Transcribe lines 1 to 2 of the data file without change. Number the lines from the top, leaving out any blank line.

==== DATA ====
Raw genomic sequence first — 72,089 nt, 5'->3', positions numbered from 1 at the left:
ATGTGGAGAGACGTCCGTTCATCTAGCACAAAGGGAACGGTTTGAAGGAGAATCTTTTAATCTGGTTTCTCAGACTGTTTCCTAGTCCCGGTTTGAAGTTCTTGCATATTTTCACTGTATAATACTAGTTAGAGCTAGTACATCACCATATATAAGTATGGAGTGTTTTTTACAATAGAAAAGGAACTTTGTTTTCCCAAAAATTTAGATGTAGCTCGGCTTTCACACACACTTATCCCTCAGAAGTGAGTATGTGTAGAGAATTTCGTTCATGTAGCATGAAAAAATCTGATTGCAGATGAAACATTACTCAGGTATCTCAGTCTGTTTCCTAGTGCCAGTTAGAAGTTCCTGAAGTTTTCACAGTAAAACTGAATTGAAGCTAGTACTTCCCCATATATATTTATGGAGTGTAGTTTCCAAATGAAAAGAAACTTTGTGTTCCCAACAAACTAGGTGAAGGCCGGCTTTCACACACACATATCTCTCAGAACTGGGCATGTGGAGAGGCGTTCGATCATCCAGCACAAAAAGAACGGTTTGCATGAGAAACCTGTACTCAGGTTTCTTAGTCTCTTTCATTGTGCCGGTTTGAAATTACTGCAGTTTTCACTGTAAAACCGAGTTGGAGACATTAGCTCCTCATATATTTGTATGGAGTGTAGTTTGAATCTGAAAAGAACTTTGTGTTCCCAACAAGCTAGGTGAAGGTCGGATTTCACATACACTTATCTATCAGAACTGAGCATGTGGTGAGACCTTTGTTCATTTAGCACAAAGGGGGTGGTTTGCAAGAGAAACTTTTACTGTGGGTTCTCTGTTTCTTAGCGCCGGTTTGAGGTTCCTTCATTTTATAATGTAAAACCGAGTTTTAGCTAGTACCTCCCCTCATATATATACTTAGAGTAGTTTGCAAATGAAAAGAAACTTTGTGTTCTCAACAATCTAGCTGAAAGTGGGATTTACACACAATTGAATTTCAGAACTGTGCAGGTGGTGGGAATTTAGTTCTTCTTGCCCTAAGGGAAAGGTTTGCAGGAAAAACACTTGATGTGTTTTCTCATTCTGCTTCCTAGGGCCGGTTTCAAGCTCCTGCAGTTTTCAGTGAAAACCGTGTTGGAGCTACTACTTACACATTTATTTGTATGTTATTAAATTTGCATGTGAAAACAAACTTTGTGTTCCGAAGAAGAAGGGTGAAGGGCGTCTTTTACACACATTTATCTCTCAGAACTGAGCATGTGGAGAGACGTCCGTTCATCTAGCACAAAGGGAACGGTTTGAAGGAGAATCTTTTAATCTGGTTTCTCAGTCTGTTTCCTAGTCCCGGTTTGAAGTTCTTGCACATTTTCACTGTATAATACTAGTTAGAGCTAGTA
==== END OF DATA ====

Raw genomic sequence first — 72,089 nt, 5'->3', positions numbered from 1 at the left:
ATGTGGAGAGACGTCCGTTCATCTAGCACAAAGGGAACGGTTTGAAGGAGAATCTTTTAATCTGGTTTCTCAGACTGTTTCCTAGTCCCGGTTTGAAGTTCTTGCATATTTTCACTGTATAATACTAGTTAGAGCTAGTACATCACCATATATAAGTATGGAGTGTTTTTTACAATAGAAAAGGAACTTTGTTTTCCCAAAAATTTAGATGTAGCTCGGCTTTCACACACACTTATCCCTCAGAAGTGAGTATGTGTAGAGAATTTCGTTCATGTAGCATGAAAAAATCTGATTGCAGATGAAACATTACTCAGGTATCTCAGTCTGTTTCCTAGTGCCAGTTAGAAGTTCCTGAAGTTTTCACAGTAAAACTGAATTGAAGCTAGTACTTCCCCATATATATTTATGGAGTGTAGTTTCCAAATGAAAAGAAACTTTGTGTTCCCAACAAACTAGGTGAAGGCCGGCTTTCACACACACATATCTCTCAGAACTGGGCATGTGGAGAGGCGTTCGATCATCCAGCACAAAAAGAACGGTTTGCATGAGAAACCTGTACTCAGGTTTCTTAGTCTCTTTCATTGTGCCGGTTTGAAATTACTGCAGTTTTCACTGTAAAACCGAGTTGGAGACATTAGCTCCTCATATATTTGTATGGAGTGTAGTTTGAATCTGAAAAGAACTTTGTGTTCCCAACAAGCTAGGTGAAGGTCGGATTTCACATACACTTATCTATCAGAACTGAGCATGTGGTGAGACCTTTGTTCATTTAGCACAAAGGGGGTGGTTTGCAAGAGAAACTTTTACTGTGGGTTCTCTGTTTCTTAGCGCCGGTTTGAGGTTCCTTCATTTTATAATGTAAAACCGAGTTTTAGCTAGTACCTCCCCTCATATATATACTTAGAGTAGTTTGCAAATGAAAAGAAACTTTGTGTTCTCAACAATCTAGCTGAAAGTGGGATTTACACACAATTGAATTTCAGAACTGTGCAGGTGGTGGGAATTTAGTTCTTCTTGCCCTAAGGGAAAGGTTTGCAGGAAAAACACTTGATGTGTTTTCTCATTCTGCTTCCTAGGGCCGGTTTCAAGCTCCTGCAGTTTTCAGTGAAAACCGTGTTGGAGCTACTACTTACACATTTATTTGTATGTTATTAAATTTGCATGTGAAAACAAACTTTGTGTTCCGAAGAAGAAGGGTGAAGGGCGTCTTTTACACACATTTATCTCTCAGAACTGAGCATGTGGAGAGACGTCCGTTCATCTAGCACAAAGGGAACGGTTTGAAGGAGAATCTTTTAATCTGGTTTCTCAGTCTGTTTCCTAGTCCCGGTTTGAAGTTCTTGCACATTTTCACTGTATAATACTAGTTAGAGCTAGTA